In July 2003, Ron died from his injuries. Due to a heat wave, there was a burning ban in place, so Dave buried Ron with the intention to dig him back up and burn him when the ban was lifted. Shelly insisted to Tori that he was fine and was at a friend’s house, resting. She told Tori not to tell anyone about what had been going on, and that if she did, she’d disown her. Then Shelly’s focus returned to Tori, and the abuse worsened.

Shelly Knotek’s Victims: Who She Abused and Murdered

———End of Preview———

Like what you just read? Read the rest of the world's best book summary and analysis of Gregg Olsen's "If You Tell" at Shortform.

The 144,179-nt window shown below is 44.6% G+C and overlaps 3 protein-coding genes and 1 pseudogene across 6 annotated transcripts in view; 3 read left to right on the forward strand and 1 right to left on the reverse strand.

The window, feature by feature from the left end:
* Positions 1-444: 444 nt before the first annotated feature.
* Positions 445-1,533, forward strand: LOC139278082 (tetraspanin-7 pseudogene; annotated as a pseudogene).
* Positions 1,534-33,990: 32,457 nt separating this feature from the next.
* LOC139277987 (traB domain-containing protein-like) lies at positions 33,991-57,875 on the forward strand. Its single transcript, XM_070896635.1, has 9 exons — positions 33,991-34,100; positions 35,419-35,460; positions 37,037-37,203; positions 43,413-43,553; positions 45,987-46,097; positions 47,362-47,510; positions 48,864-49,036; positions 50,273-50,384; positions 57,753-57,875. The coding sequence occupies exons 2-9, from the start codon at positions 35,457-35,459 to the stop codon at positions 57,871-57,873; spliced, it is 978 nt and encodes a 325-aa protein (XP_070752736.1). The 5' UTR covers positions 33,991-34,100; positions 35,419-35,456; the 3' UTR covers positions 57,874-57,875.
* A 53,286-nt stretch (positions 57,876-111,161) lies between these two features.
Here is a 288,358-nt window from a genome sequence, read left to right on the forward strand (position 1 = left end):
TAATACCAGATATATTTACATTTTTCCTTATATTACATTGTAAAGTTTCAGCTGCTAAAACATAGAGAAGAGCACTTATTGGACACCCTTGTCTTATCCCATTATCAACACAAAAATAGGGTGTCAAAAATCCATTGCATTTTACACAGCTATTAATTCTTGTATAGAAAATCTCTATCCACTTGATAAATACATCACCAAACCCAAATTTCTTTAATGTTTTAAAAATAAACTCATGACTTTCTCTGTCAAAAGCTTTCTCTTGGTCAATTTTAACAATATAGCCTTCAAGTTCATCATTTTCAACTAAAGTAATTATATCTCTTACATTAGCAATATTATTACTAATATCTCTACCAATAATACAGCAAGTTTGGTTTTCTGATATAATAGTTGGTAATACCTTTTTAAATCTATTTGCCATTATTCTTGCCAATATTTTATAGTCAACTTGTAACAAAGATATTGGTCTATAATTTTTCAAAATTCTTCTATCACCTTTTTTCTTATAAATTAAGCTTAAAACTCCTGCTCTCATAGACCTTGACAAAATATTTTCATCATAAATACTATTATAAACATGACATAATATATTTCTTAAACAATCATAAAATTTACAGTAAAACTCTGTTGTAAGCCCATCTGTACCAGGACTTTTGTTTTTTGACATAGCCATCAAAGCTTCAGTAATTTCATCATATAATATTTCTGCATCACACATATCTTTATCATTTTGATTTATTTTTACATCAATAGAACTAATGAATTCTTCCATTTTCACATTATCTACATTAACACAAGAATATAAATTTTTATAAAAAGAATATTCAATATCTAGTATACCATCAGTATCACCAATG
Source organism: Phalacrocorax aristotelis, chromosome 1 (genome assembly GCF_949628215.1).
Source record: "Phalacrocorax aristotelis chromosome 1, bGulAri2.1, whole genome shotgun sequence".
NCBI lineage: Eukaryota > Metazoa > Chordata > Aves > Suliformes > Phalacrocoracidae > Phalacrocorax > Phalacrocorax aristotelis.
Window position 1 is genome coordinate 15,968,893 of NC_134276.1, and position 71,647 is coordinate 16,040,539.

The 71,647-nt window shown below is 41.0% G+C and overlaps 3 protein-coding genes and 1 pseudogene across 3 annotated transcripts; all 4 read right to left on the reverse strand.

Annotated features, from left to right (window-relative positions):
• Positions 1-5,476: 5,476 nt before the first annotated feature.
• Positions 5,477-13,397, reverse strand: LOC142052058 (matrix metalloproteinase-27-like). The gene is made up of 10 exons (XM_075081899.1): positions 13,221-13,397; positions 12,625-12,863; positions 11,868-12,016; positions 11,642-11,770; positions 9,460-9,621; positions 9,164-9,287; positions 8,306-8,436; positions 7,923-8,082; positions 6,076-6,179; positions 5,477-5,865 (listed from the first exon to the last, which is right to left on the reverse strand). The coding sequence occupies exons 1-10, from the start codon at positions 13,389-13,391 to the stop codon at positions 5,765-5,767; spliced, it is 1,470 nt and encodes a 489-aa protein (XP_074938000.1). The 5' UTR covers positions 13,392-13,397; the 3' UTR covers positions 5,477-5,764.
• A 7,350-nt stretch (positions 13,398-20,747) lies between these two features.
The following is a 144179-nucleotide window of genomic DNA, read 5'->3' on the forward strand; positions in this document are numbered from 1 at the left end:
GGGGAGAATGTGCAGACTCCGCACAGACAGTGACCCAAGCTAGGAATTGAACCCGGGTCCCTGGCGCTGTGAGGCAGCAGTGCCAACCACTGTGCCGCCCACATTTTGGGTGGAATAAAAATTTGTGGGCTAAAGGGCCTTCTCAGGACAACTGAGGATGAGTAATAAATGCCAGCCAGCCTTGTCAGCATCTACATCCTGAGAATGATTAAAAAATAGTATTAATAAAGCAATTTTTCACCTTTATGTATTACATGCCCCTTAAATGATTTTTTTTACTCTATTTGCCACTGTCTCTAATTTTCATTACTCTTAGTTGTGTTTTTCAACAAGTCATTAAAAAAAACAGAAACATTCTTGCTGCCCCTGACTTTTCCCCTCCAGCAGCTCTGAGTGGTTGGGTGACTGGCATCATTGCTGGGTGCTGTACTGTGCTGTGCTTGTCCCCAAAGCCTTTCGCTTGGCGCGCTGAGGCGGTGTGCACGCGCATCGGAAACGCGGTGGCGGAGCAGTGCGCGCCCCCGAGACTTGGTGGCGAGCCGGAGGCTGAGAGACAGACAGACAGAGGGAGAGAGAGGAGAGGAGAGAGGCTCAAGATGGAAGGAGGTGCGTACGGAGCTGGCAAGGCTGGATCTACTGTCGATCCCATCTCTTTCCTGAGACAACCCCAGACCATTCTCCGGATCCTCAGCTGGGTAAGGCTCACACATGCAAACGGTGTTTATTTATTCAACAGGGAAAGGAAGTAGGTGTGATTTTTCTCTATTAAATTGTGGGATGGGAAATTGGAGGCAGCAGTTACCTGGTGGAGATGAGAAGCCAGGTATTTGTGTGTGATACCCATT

Here's what you'll find in our full If You Tell summary:

  • The true story about abusers and murderers Shelly and Dave Knotek
  • The events leading up to Shelly and Dave's arrests and convictions
  • A look into the psychology of abuse and psychopathy

Katie Doll

Somehow, Katie was able to pull off her childhood dream of creating a career around books after graduating with a degree in English and a concentration in Creative Writing. Her preferred genre of books has changed drastically over the years, from fantasy/dystopian young-adult to moving novels and non-fiction books on the human experience. Katie especially enjoys reading and writing about all things television, good and bad.

Leave a Reply

Your email address will not be published.